A recent melanoma study demonstrated that survivin inhibits nuclear translocation of mitochondrial apoptosis-inducing factor, known to induce mitochondrial cytochrome c release and subsequent caspase activation as well as caspase-independent DNA fragmentation.38 Survivin may be a key anti-apoptosis protein, which protects both caspase-dependent and -independent apoptosis pathways. Survivin also accelerates the cell cycle by enforcing mitosis.11,17 Melanoma cells with high survivin expression thus may have more aggressive proliferation as well as resistance to apoptosis-related death.18 This aggressive phenotype might override the host immune attack and impair the efficacy of active-specific immunotherapy. This could explain why higher survivin expression levels correlated with poorer prognosis of patients with stage IV melanoma in our study. Survivin expression may be a valuable surrogate indicator of disease outcome and treatment resistance in advanced-stage patients.
Recent investigations identified survivin as a universal tumor antigen that may serve as a widely applicable target for anticancer immunotherapy.39,40 This is somewhat a paradox when survivin expression is evaluated as a surrogate of malignant potentials of melanoma as in our study. Interestingly, our study showed that Canvaxin may prolong postoperative survival in the survivin-positive (≥500 mRNA copies) group; a patient in the survivin-positive (≥500 mRNA copies) group survived more than 5 years. The 3 melanoma cell lines of Canvaxin all express survivin mRNA. Even if tumor cells that express survivin are recognized by autologous T-cells after vaccine treatment, cytotoxic T-cell-mediated apoptosis of tumor cells may be blocked by overexpression of survivin.40 Many other factors such as reduction of melanoma-associated antigen expression in melanoma cells can influence tumor escape from host immunity.1,28 However, the long-term survivor in the survivin-positive group may be related to antisurvivin immune responses. In melanoma patients, cytotoxic T-cells and antibody responses to survivin protein have been demonstrated.39–41 Further investigation will be needed to explore the mechanism and efficacy of antisurvivin immune responses.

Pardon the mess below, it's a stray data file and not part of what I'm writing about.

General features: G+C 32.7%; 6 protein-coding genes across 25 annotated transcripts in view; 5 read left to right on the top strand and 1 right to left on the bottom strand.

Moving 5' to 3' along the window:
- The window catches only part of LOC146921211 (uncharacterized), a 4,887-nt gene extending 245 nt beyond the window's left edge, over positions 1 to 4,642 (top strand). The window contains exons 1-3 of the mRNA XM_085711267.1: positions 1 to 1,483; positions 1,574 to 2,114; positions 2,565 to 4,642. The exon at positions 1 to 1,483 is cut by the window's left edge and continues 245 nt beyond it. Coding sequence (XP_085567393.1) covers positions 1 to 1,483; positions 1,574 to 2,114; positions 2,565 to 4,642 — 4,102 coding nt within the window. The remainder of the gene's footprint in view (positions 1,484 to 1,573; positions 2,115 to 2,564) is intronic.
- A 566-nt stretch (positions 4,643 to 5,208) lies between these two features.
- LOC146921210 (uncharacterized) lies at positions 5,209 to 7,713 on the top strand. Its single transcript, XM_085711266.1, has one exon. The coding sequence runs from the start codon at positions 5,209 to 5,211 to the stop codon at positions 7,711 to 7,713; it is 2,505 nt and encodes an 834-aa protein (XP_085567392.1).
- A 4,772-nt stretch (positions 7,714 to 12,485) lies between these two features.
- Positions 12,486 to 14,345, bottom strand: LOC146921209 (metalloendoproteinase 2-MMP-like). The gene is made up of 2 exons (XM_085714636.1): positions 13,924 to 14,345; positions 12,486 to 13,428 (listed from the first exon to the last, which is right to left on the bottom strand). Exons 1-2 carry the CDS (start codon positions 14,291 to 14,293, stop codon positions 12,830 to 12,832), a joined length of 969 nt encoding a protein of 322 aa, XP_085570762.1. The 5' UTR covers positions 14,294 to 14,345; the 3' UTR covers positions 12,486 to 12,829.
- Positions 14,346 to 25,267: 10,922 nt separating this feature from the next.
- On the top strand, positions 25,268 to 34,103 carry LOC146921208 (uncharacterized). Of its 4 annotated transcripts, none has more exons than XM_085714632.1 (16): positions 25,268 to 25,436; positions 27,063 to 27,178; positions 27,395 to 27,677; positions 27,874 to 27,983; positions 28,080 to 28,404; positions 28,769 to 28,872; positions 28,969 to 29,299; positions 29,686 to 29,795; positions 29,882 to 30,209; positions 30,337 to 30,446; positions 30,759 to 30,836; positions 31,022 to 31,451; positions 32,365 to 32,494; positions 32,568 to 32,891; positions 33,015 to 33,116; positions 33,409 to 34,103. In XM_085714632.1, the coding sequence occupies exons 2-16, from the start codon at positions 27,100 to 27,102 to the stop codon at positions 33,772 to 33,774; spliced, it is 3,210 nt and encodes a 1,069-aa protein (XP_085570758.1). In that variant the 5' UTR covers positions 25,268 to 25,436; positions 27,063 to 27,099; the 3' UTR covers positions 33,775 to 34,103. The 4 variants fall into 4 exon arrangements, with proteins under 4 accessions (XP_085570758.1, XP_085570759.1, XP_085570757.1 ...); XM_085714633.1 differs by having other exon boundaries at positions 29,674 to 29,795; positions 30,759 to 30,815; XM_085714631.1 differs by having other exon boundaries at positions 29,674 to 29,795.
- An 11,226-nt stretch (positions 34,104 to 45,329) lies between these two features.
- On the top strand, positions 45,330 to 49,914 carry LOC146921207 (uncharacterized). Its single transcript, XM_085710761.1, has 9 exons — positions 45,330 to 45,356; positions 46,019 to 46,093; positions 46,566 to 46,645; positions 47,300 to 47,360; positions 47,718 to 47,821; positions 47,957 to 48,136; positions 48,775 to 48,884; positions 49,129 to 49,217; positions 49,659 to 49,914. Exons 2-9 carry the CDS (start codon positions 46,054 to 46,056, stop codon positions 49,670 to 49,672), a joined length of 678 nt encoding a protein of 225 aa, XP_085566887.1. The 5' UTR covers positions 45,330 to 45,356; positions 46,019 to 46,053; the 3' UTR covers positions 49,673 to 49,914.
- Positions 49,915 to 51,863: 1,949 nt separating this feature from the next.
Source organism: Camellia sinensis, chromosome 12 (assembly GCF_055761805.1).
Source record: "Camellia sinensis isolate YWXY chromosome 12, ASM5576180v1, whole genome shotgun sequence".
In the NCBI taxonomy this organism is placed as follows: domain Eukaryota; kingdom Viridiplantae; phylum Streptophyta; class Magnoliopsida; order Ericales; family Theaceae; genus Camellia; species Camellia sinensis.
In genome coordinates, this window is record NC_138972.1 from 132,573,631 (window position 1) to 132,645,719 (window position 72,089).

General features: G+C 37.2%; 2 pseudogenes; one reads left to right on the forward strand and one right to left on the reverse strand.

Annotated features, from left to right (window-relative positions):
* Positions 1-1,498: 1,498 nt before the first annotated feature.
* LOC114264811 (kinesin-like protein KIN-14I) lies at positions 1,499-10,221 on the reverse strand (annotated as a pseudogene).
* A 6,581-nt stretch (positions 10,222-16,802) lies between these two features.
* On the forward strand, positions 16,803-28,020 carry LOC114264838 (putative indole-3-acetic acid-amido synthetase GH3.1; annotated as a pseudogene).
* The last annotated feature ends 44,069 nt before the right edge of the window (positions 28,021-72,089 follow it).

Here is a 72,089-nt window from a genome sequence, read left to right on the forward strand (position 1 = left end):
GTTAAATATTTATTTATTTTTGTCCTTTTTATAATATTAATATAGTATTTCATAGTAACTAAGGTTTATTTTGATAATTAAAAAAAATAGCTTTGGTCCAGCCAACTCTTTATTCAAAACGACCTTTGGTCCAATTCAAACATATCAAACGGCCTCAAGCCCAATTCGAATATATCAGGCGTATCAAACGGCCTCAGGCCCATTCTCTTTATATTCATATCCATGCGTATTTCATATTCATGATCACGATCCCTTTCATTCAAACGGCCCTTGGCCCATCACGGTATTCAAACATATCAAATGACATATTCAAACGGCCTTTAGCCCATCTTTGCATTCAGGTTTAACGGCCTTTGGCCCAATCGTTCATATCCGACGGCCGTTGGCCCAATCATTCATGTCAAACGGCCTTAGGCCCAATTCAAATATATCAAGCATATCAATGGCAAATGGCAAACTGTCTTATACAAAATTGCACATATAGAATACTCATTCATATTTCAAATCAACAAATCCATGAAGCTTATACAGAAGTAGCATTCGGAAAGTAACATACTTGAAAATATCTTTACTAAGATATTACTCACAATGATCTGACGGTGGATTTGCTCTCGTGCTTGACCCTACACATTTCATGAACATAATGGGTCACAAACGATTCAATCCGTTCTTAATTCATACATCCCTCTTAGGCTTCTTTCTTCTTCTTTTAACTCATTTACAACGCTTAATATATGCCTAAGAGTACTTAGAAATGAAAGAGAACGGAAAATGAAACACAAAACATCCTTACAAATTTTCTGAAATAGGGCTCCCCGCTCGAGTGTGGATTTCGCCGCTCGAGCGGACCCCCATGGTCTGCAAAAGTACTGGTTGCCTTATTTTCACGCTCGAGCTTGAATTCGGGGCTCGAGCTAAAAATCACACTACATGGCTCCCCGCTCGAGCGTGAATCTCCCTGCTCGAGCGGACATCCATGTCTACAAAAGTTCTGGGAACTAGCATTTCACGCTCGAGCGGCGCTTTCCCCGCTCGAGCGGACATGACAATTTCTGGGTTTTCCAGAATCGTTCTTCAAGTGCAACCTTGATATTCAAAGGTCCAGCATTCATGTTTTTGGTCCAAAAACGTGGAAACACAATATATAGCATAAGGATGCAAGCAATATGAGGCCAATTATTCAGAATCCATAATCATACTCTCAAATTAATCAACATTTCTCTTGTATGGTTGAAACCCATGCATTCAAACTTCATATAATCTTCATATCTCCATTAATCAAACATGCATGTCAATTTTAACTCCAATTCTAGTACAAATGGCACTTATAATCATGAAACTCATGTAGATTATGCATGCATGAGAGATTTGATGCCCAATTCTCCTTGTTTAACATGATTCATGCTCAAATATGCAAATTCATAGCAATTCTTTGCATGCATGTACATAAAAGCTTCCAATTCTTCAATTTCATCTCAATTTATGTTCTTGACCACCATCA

In our study, livin mRNA was highly expressed in melanoma cell lines and metastatic melanoma. Livin mRNA copy number detected by a qRT assay correlated with livin protein expression assessed by IHC. However, our results did not indicate any significant correlation between high livin mRNA expression and survival of stage IV melanoma patients who received postoperative vaccine therapy. Livin is known to have 2 transcript variants, livin α and livin β.22 Livin α and β have functional and tissue distributional differences. High levels of both livin α and β transcripts were detected in melanoma cell lines.22 In our study, the PCR primer pair designed for livin mRNA expression enables the detection of both variants. The function of each variant has not yet been defined.22 A recent study demonstrated that livin is a target of anti-tumor immunity in metastatic melanoma patients.41 The study showed that lymphocyte infiltrates in necrotic melanoma metastases included CD4+ and CD8+ T cells specific for livin; melanoma progression was associated with the loss of livin expression by IHC and the absence of lymphocyte infiltrates. The vaccine used in our study contains melanoma cell lines that express livin mRNA.
Bowen et al.23 have reported that survivin protein assessed by Western blot analysis was expressed in melanoma cell lines but not in melanocytes or keratinocytes. In contrast, livin was expressed in melanoma cells, melanocytes and keratinocytes.23 These differences suggest that each IAP member may have different functions in the regulation of apoptosis or other cellular events. The interactions if any between survivin and livin mRNA expression have not yet been defined in tumors. Survivin affects the anti-apoptotic and oncogenic behavior of melanoma cells and may have a more important impact on the survival of melanoma cells exposed to host immune effector responses generated by immunotherapy. Further studies of the biologic behavior of melanoma cells that express survivin may confirm this IAP as a potential surrogate molecular marker of metastatic melanoma progression.
We thank Ms. G. Berry’s editorial assistance and the staff of JWCI clinic. The authors did not receive any funds from a commercial sponsor for this trial or laboratory study. D.S.B.H. and D.L.M. have declared an affiliation and financial interest in CancerVax Corp. at the present time.
Grant sponsor: NIH/NCI; Grant numbers: PO1 CA 29605, CA 12528.